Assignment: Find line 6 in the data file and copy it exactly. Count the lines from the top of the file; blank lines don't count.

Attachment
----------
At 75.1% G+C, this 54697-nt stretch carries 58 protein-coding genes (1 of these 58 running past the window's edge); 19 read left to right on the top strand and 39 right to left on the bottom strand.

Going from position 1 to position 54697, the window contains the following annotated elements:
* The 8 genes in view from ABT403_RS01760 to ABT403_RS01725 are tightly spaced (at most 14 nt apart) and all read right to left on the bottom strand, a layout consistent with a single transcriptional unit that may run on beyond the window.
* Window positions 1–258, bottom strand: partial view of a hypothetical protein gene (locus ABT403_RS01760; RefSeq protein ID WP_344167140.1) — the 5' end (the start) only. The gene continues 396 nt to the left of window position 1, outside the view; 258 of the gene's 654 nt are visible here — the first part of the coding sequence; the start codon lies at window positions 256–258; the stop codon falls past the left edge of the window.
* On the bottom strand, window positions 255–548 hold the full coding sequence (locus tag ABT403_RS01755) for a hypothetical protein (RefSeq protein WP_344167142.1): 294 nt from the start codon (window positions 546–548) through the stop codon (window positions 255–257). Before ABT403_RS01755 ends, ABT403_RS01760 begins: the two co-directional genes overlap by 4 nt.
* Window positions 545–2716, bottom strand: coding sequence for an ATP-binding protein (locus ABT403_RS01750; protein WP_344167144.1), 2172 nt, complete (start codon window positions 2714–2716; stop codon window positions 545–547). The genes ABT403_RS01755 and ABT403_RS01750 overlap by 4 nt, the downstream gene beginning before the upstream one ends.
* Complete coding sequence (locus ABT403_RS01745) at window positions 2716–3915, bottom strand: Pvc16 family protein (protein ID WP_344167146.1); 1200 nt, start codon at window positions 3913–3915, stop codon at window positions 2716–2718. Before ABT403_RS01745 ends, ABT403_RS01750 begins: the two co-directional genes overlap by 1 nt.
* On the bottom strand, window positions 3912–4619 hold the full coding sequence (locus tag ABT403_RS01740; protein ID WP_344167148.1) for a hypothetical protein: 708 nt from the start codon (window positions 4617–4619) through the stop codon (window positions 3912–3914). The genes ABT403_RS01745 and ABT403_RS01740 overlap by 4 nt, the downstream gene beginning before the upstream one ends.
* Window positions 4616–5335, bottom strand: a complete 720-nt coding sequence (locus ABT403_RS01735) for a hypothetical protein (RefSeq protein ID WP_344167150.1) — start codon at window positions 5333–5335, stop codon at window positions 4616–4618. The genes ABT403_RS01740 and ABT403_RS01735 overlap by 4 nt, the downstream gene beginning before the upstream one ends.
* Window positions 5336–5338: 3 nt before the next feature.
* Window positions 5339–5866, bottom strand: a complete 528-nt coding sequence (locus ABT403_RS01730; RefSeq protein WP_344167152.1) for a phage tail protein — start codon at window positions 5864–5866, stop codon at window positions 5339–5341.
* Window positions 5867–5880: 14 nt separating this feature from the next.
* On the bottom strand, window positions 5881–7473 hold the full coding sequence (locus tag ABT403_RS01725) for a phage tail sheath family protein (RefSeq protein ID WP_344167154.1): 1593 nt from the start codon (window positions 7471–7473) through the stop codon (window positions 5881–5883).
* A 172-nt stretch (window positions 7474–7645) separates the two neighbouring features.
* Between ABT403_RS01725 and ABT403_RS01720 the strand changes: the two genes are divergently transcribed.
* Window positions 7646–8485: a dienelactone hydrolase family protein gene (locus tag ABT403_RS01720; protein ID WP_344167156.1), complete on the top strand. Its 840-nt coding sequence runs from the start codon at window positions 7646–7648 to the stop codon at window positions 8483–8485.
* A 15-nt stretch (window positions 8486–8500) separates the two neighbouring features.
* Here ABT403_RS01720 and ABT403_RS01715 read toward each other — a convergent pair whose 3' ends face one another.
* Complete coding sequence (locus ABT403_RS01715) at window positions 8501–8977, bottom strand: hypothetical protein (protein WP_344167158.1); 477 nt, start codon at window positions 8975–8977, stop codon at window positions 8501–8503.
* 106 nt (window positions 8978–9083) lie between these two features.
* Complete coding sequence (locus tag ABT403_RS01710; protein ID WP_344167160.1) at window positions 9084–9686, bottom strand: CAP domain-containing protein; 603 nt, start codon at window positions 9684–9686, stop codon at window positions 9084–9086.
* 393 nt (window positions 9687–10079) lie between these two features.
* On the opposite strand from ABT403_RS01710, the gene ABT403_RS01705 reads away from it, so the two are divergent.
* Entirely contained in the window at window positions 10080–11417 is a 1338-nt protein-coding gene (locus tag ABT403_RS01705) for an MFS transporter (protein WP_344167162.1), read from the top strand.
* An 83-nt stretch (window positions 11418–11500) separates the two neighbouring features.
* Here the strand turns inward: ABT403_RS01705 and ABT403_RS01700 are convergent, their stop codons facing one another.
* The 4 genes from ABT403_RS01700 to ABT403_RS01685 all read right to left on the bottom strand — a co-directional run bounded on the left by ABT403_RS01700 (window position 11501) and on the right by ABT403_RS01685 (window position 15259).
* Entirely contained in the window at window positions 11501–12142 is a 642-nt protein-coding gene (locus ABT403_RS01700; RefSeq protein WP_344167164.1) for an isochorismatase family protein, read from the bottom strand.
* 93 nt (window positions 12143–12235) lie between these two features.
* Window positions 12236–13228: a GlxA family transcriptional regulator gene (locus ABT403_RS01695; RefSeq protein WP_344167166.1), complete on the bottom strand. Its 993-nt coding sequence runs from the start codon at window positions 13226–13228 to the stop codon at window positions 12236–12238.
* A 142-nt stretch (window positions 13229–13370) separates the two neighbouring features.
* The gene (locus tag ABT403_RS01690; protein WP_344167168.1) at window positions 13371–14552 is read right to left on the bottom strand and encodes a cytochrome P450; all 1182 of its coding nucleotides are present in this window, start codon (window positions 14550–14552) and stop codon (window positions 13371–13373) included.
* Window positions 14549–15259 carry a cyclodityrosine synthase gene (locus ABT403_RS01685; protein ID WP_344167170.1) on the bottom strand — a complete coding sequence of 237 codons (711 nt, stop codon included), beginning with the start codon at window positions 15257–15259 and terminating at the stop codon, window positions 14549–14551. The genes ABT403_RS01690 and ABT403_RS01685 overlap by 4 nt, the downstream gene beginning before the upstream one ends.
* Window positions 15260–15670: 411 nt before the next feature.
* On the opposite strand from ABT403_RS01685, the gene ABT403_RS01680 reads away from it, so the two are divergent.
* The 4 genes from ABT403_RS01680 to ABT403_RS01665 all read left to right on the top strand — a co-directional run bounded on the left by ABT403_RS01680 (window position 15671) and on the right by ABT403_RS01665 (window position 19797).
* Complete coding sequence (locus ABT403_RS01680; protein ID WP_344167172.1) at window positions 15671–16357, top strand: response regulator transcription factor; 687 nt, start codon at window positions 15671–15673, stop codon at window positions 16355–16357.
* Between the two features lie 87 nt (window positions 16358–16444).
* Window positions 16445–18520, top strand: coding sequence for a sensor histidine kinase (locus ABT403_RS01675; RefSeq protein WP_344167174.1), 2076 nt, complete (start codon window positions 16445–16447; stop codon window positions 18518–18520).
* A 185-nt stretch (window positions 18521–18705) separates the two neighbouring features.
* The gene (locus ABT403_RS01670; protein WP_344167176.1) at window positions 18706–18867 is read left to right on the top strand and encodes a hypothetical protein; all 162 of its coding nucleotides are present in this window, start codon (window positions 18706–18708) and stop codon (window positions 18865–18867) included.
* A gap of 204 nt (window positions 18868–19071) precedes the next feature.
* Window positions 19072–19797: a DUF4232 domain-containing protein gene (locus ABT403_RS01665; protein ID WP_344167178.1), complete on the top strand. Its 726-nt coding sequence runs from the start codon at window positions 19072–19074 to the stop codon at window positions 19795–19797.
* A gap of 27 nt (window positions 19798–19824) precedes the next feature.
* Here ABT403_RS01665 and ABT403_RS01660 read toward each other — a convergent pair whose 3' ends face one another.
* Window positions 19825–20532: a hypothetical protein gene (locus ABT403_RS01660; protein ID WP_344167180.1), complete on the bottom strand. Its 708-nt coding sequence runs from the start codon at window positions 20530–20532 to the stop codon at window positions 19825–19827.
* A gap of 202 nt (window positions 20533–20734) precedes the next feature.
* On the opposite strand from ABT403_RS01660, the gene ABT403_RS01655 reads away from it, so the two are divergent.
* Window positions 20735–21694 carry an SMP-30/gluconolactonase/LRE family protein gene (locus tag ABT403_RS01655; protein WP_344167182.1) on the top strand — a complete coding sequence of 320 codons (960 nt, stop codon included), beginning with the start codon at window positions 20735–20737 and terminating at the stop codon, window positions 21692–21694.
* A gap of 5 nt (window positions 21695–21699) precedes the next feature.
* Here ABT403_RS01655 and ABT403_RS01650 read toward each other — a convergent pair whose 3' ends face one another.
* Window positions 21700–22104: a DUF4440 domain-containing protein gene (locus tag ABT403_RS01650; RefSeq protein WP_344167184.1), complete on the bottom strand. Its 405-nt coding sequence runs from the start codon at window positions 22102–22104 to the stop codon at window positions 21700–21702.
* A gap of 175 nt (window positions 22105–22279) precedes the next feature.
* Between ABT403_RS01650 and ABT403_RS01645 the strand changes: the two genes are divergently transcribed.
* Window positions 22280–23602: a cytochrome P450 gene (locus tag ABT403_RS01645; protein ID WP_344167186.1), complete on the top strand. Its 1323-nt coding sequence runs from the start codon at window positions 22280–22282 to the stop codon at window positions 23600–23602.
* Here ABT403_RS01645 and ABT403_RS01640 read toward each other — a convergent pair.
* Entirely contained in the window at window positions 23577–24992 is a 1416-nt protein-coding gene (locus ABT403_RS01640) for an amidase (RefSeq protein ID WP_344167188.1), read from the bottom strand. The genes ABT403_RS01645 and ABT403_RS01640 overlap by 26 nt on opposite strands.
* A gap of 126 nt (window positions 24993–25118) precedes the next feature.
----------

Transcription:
* Window positions 545–2716, bottom strand: coding sequence for an ATP-binding protein (locus ABT403_RS01750; protein WP_344167144.1), 2172 nt, complete (start codon window positions 2714–2716; stop codon window positions 545–547). The genes ABT403_RS01755 and ABT403_RS01750 overlap by 4 nt, the downstream gene beginning before the upstream one ends.